The American way of debt: Turning a profit by preying on the poor

Published on WSWS, by Nancy Hanover, 14 October 2009.

The increasingly desperate financial crisis facing large sections of the American working class has been writ large in statistics. In September, 15.1 million people were unemployed, with over 5.4 million out of work for six months or more. Counting discouraged and involuntary part-time workers, the unemployment figure in America is now 17 percent, while those still holding a job are down to an average of 33 hours a week, a record low.

Millions in the US are facing impossible levels of personal debt, rising credit card delinquencies, utility shutoffs, foreclosures and homelessness.

But a section of business has turned the growth of poverty into a gold mine. Standing behind the big banks are several layers of an increasingly complex and parasitic finance industry. In the middle of this food chain are the professional debt buyers and securitized investors. At the bottom are the collection agencies, the scavengers who relentlessly pursue individual workers. 

Revolving household debt has soared since 2006. Once those falling behind the cost of living could no longer tap into home equity, they turned to credit cards, a much more expensive form of credit. Revolving debt is now estimated to be over $970 billion, with average credit card indebtedness per household now $10,678, up 30 percent from 2000, according to CardWeb.com, a research firm …

… The fraud of debt settlement
Another relatively new player in the collection field is the “debt settlement” specialist. This scam is, if possible, even more parasitic and vicious. The service is widely sold to the most desperate individuals. Marketing themselves as customer advocates who will sympathetically assist the debtor and negotiate his liabilities down, these firms are profit-making entities that take charge of a family’s entire finances.

With “debt settlement,” the payments go to the settlement firm, not to the client’s debt—a point often not mentioned to clients. Usually there is an up-front premium.

Monthly payments are sent to the firm to be aggregated until a sufficient amount can be used to negotiate a payoff. Meanwhile, a worker’s credit score will continue to deteriorate. The firms count on the fact that most people drop out before the payoff. Even should he successfully complete the program, the individual is liable for taxes on the reduction! Victims of these schemes have few ways to retrieve their money.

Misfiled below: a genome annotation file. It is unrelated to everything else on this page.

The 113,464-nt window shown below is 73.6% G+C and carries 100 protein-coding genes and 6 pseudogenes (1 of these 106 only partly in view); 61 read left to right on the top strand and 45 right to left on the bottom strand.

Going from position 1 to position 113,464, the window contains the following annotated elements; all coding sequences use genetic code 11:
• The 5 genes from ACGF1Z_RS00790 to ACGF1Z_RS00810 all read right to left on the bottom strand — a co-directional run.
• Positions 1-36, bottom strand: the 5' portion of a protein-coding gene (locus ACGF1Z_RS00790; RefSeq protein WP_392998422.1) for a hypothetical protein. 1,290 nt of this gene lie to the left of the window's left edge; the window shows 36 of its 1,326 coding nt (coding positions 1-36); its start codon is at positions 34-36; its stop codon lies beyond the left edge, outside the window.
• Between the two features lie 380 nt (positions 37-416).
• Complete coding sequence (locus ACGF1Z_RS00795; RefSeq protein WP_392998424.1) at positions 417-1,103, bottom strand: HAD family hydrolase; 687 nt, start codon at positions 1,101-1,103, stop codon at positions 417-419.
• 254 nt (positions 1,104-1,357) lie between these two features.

In many states, once a creditor obtains a judgment, it can immediately restrain a bank account. As a result, workers are unable to pay rent, utilities or other expenses. Such policies are deliberately used to bully people into turning over large sums of money. A common complaint of consumers is that, having authorized a debt collector to make a single, specific withdrawal from their bank account, they find that all the funds are withdrawn or multiple withdrawals are made.

Accounts Receivable Management is an industry that was reinvented and became a major economic player as the American working class sank under a growing burden of debt in recent decades. It was established under the protection of the Supreme Court and shielded by links with government officials. Today, despite the systematic and well known nature of abuse, it remains well protected politically and highly profitable, poised to take full advantage of the growing misery of millions of Americans.

Case histories: … (full long text).

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